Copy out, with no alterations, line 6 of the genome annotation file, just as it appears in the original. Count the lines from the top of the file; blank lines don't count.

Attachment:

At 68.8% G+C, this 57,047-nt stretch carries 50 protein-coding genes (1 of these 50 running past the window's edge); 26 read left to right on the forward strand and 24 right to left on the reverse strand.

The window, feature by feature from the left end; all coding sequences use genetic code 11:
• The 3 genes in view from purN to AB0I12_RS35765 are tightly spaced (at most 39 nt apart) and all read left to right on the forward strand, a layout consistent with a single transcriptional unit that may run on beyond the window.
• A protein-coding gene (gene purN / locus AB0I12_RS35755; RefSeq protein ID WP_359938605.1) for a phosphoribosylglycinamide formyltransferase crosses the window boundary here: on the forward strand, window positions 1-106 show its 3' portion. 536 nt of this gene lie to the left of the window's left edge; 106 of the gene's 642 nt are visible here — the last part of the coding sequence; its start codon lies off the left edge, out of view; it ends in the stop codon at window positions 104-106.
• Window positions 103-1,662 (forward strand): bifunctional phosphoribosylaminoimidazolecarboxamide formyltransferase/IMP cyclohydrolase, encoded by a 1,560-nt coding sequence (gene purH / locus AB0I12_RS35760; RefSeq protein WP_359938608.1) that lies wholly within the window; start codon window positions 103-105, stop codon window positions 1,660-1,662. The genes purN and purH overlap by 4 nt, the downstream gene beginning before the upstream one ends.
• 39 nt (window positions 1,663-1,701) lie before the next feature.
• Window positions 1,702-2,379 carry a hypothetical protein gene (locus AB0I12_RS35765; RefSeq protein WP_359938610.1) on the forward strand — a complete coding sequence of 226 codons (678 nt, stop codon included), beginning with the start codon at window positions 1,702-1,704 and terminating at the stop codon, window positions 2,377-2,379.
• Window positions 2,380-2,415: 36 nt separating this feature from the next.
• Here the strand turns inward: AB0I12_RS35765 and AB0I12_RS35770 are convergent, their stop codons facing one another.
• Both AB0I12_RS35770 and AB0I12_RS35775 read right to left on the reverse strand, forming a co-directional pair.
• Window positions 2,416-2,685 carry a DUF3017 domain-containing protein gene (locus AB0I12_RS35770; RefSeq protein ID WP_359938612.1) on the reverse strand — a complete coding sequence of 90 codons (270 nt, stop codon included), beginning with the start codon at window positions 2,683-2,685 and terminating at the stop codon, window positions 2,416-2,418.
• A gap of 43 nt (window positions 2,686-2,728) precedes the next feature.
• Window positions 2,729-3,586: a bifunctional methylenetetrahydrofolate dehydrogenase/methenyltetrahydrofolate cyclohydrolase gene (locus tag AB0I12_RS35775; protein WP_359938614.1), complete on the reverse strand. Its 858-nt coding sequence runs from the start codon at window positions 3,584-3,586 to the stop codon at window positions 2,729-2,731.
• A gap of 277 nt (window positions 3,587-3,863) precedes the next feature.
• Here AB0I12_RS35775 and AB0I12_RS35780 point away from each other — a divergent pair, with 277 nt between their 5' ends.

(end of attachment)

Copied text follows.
• 39 nt (window positions 1,663-1,701) lie before the next feature.